Act 41, 1900, exempting the town of Washington from the payment of parochial licenses, etc., is unconstitutional and void, as the town has less than 2,500 inhabitants. There is no conflict between Acts 48 and 229 of the Const. Swords vs. Baillio, 105 La. 328.

Act 134, 1888, which provides for the appointment of an inspector to inspect cattle intended for food, and fixes his fees, is not unconstitutional, because it amends an act embodying the charter of a corporation. The amendment is immaterial and the act valid, if the amendment is stricken out. State vs. People's Slaughterhouse and Ref. Co., 46 An. 1031.

$ 13. Granting to any corporation, association, or individual any special or exclusive right, privilege or immunity. Const., 1845, Title VI, Art. 126; Const., 1879, Art. 45.

act of the legislature giving a certain individual the right to sue the State does not grant any special right or privilege, as it adds nothing to his rights. Carter ve State, 49 An. 1987.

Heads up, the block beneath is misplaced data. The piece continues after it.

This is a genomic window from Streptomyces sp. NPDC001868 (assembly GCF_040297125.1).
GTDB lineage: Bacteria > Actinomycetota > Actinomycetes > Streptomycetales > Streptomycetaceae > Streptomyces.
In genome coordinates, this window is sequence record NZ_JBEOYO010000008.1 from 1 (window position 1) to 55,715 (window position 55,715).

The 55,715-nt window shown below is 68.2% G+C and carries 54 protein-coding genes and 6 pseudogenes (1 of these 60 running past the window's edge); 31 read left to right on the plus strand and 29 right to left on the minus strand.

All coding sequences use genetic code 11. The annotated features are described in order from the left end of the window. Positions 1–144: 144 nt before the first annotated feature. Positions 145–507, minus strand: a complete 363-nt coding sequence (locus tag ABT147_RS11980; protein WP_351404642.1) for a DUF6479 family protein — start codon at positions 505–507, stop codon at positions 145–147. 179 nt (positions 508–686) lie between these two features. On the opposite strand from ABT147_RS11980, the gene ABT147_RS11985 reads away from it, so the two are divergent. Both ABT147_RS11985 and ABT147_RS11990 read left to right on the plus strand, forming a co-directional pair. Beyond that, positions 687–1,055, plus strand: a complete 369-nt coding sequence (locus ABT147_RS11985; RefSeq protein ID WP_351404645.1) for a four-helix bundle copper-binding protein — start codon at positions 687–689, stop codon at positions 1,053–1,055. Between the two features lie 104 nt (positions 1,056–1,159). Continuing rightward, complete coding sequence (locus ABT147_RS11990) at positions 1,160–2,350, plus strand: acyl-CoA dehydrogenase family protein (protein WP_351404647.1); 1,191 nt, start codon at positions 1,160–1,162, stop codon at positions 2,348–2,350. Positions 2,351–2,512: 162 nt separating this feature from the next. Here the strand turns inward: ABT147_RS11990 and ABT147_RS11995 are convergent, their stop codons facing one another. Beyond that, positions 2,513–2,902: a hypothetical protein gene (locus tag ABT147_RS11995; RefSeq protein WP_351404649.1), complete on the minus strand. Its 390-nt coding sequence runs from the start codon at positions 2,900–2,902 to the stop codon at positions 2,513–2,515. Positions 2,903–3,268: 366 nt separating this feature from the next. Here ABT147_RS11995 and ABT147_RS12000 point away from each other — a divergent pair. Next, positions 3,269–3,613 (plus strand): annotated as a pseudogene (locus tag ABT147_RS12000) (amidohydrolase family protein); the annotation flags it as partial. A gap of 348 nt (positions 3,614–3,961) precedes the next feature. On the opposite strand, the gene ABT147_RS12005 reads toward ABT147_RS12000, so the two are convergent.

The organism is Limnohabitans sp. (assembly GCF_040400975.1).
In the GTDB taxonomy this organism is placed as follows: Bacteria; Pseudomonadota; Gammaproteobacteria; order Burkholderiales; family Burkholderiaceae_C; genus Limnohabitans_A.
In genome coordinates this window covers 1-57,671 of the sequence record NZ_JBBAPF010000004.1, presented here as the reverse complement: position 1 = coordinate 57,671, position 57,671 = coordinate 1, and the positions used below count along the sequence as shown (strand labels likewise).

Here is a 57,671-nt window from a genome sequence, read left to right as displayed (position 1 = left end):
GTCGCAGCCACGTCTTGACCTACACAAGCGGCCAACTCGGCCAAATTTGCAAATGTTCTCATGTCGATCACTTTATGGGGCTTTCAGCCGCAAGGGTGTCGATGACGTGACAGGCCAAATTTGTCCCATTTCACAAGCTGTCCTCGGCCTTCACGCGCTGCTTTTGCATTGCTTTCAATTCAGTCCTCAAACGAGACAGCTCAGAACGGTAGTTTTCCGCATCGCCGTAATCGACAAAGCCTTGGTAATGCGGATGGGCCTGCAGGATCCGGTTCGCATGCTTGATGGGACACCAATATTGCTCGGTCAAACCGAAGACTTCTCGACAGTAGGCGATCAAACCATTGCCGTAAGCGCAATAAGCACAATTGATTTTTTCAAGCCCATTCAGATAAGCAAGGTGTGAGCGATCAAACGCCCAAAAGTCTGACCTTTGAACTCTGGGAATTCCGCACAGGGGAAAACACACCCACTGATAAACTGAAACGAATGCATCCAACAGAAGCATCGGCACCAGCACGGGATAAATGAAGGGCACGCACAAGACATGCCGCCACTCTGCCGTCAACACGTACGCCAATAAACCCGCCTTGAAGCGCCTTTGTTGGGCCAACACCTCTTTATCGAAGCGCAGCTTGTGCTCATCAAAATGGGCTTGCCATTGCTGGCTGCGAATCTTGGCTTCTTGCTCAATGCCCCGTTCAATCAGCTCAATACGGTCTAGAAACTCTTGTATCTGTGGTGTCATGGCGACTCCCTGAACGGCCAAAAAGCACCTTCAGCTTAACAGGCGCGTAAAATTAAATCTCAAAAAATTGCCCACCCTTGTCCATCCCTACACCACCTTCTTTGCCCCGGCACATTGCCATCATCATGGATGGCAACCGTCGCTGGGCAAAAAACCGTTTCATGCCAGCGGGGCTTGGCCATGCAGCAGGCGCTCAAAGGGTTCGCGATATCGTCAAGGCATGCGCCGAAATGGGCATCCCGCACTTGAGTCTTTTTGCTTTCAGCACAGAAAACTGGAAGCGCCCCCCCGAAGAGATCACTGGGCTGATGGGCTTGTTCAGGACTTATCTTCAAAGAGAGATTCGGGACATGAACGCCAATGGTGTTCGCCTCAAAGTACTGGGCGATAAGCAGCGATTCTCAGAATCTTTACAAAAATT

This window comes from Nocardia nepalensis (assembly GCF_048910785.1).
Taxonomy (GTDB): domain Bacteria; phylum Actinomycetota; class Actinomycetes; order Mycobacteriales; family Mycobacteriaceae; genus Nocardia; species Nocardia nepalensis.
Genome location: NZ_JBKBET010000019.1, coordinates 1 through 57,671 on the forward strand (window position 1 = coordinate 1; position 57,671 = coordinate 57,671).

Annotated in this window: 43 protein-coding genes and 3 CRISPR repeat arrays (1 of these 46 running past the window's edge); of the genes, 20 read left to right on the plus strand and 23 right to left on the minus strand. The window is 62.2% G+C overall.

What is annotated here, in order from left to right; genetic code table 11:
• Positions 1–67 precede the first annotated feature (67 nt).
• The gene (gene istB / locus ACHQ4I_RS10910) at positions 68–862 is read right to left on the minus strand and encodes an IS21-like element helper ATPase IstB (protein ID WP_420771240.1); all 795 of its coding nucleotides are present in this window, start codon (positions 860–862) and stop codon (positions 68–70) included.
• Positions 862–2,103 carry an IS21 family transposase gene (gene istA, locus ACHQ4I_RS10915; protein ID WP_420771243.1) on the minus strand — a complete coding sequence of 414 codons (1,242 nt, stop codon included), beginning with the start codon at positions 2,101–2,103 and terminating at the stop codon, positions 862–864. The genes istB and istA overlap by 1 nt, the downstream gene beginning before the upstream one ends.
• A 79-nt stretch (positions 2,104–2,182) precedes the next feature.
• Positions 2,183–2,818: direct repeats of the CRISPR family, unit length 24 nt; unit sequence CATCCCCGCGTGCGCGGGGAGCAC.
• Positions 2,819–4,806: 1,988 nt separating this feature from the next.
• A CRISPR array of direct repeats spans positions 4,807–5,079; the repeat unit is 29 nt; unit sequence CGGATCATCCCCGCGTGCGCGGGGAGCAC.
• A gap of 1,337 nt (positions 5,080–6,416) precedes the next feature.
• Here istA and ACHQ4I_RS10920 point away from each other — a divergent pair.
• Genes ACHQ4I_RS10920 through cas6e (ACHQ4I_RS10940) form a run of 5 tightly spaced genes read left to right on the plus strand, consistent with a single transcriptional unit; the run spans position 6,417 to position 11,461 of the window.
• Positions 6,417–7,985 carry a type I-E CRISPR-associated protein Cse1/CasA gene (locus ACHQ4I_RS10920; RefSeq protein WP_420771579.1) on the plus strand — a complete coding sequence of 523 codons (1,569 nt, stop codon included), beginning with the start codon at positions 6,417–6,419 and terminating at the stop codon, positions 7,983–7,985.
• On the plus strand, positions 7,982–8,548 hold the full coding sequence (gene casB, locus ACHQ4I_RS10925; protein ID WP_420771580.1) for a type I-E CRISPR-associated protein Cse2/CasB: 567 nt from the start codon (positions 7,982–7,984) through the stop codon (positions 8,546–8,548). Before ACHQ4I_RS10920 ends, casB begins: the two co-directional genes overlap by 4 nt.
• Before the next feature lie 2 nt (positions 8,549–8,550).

Act 41, 1894, authorizing guarantee insurance company upon compliance with its provisions to become surety on legal bonds, etc., does not grant a special privilege. Holmes vs. Tennessee C. I. & R. Co., 49 An. 1465.

This paragraph hay reference only to a private corporation and is not applicable to municipal corporations. State vs. Caffery, 49 An. 1152.

$ 14. Extending the time for the assessment or collection of taxes, or for the relief of any assessor or collector of taxes from the performance of his official duties, or of his sureties from liability; nor shall any such law or ordinance be passed by any political corporation of this State.

See Act 59, 1884. Postponement of collection of taxes in case of orerflow, etc., printed at p. 1598. See Const., 1898, Art. 237.